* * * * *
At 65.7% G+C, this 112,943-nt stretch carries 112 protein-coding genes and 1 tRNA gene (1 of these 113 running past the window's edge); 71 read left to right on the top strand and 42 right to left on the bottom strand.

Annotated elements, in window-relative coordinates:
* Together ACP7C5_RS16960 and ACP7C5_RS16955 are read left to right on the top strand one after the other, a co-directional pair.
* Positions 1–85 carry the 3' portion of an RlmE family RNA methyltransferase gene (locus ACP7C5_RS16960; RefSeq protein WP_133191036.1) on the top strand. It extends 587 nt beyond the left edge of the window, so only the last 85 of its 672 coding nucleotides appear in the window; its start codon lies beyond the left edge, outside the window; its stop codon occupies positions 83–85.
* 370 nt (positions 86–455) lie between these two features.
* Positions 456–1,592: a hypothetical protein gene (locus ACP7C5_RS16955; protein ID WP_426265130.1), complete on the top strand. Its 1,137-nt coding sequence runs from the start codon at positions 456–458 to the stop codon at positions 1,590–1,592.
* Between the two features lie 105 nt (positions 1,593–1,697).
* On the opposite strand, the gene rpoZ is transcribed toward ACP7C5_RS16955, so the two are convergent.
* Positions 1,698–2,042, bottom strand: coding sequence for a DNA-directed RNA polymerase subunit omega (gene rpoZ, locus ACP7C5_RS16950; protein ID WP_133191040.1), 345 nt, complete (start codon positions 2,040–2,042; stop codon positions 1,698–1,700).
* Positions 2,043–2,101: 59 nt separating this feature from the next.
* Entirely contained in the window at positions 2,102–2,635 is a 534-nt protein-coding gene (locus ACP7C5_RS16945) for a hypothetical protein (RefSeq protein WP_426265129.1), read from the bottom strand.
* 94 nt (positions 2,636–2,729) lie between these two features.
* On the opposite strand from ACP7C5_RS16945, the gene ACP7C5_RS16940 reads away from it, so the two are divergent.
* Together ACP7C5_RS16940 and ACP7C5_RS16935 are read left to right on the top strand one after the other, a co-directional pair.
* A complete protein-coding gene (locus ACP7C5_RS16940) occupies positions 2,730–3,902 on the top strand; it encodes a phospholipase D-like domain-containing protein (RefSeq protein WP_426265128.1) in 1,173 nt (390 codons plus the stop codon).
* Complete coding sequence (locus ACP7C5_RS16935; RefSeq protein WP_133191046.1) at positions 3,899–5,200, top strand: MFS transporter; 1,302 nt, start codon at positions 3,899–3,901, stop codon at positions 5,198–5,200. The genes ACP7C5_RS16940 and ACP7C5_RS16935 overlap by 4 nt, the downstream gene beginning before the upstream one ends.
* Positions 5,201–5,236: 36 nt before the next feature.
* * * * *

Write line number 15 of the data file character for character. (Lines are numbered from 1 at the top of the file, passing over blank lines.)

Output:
* A complete protein-coding gene (locus ACP7C5_RS16940) occupies positions 2,730–3,902 on the top strand; it encodes a phospholipase D-like domain-containing protein (RefSeq protein WP_426265128.1) in 1,173 nt (390 codons plus the stop codon).